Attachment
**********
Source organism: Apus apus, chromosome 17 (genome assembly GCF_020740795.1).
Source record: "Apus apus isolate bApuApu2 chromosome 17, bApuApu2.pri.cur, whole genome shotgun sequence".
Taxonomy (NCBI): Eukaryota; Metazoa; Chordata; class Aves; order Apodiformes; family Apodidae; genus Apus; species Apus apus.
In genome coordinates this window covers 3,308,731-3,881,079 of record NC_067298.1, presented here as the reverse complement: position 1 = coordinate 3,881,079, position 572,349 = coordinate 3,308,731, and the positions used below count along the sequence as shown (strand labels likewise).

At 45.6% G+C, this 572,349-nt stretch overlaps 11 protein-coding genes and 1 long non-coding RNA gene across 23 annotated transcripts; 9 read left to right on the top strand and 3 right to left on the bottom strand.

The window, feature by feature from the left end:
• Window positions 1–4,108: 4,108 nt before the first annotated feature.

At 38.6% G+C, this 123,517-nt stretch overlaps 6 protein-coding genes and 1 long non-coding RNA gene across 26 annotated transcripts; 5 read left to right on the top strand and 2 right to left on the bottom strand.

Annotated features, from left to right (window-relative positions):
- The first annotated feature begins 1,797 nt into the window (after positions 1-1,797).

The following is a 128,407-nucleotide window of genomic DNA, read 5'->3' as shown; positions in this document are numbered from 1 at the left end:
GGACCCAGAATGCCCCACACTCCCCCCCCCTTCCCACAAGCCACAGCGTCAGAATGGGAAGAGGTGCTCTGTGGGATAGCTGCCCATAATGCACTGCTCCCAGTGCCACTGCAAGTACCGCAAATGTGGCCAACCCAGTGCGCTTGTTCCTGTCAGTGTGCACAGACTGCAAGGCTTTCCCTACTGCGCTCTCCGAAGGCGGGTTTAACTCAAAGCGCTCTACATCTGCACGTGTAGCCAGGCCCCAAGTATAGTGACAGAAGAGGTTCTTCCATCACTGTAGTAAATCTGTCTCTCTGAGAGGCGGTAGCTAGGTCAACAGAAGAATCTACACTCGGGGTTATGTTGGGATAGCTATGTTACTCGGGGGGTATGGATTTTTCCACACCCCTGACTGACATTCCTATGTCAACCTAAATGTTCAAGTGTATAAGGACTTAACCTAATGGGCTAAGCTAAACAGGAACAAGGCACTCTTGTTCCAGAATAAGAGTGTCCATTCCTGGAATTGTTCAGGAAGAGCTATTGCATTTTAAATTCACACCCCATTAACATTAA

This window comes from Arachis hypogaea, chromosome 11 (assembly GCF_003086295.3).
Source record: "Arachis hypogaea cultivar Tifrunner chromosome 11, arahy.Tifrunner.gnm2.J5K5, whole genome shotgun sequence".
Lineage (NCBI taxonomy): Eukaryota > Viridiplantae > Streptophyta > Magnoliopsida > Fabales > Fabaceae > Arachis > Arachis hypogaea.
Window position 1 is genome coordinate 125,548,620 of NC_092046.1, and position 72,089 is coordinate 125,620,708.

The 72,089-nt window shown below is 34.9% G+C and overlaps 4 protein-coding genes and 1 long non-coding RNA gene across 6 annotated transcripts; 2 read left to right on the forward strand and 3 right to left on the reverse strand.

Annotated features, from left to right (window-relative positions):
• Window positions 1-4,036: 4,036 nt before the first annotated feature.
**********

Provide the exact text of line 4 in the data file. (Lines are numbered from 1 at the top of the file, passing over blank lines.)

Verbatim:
In genome coordinates this window covers 3,308,731-3,881,079 of record NC_067298.1, presented here as the reverse complement: position 1 = coordinate 3,881,079, position 572,349 = coordinate 3,308,731, and the positions used below count along the sequence as shown (strand labels likewise).